Chapter 22 - Receiving and Direction-Finding Antennas

    Gary Johnson, NA6O, contributed this nice construction article for a useful project, "Handheld Direction Finding Loop Antenna for RFI Location".


    Chapter 24 - Transmission Line System Techniques

    Glen Brown, W6GJB, contributed a photo of how to attach an SO-239 to a 3/4-inch PVC end cap: "You have to hunt around to find 3/4-inch PVC end caps with flat ends - most are domed. Drill a 3/4-inch hole for the SO-239. Solder the lug unto the connector with #6 self-tapping screws before screwing to the PVC cap. Bring the wire to the center pin out the side leaving enough room inside the cap to insert either pvc pipe or reducer."

    You can find more of Glen and Jim Brown, K9YC's choke designs in this chapter.




  • Errata and Clarifications (29 April 2022)


    Ron Block, NR2B was misidentified in the Chapter 26 Bibliography - his name is correctly "W. R. Block".


    Chapter 1 - Antenna Fundamentals

    At the end of section 1.3.6, a paragraph is repeated from earlier in the section and can be disregarded.



    Chapter 2 - Dipoles and Monopoles

    On page 2.4, the third paragraph's beginning sentence, "As a horizontal dipole is brought closer to ground..." should read "As a horizontal dipole is brought closer to ground from free space..."  The intent is to explain that ground reflections combine with the direct radiation to form the more complex pattern.  A similar process occurs as the antenna is raised from a very low height: the omnidirectional, single-lobe pattern breaks up into multiple lobes as shown in Figure 2.5.


    Chapter 3 - The Effects of Ground

    In Table 3.1, the column headings are incorrect. The first column is Dielectric Constant, the second column is Conductivity (S/m), and the third is Relative Quality.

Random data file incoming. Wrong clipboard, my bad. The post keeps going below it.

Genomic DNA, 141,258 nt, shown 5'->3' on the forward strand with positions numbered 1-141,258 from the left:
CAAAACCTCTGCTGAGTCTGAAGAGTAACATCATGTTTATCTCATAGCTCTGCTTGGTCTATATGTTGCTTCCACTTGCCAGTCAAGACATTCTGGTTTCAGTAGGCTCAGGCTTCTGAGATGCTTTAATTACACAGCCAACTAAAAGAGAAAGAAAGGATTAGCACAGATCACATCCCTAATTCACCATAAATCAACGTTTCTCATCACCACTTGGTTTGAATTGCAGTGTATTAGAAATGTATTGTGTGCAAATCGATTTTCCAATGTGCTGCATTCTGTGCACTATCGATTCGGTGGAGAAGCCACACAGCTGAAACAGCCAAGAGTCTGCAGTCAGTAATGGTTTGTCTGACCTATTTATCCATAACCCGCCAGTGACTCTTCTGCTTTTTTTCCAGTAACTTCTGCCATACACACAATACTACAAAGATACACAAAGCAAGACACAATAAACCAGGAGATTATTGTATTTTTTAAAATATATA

Chapter 4 - Radio Wave Propagation

    On Page 4.5 (upper left) the suggestion is made, "This also suggests that a station using a circularly-polarized antenna will have a 3 dB advantage over a station using a linear-polarized antenna (horizontal or vertical)."  That is not quite correct - the station must be able to switch between right- and left-handed polarization.


    If the polarization of the electromagnetic wave exiting the ionosphere is circular, it can be right-hand circular (RHCP) or left-hand circular (LHCP) depending on which way the tip of the polarization vector is rotating – clockwise or counterclockwise. Since these two polarizations rotate in opposite directions, a circularly polarized antenna at a station needs to be able to switch between RHCP and LHCP to couple to whichever circular polarization is prevalent at the moment.


    Thus, it would be more correct to say, "This also suggests that a station using a circularly-polarized antenna will have a 3 dB advantage over a station using a linear-polarized antenna (horizontal or vertical) if the down-coming polarization is circular. But the circularly-polarized antenna must also be able to switch between right-hand and left-hand circular polarization to couple to whichever polarization is prevalent.” (Thanks to Carl Luetzelschwab, K9LA for the updated explanation.)


    Chapter 6 - Multielement Arrays

    In equations 3 through 6 on page 6.11, all references to radiation resistance should be Rr.


    Chapter 8 - Antenna Modeling

    The modeling reference list includes the out-of-print book Antenna Modeling for Beginners.  This book has been replaced by An Introduction to Antenna Modeling which is an RSGB publication based on the free MMANA modeling program.


    Chapter 15 - VHF, UHF and Microwave Antennas

    On page 15.51, equations 6 and 7 show a variable, C-sub-1, that should be C-sub-λ (lambda). The variable represents a circumference of one wavelength.  C-sub-λ is defined on the previous page at the bottom of the first column.  The error is due to an improper conversion by print preparation software of the Greek letter λ to the Latin lower-case L which looks like a numeral 1.  The variable appears to be shown correctly elsewhere.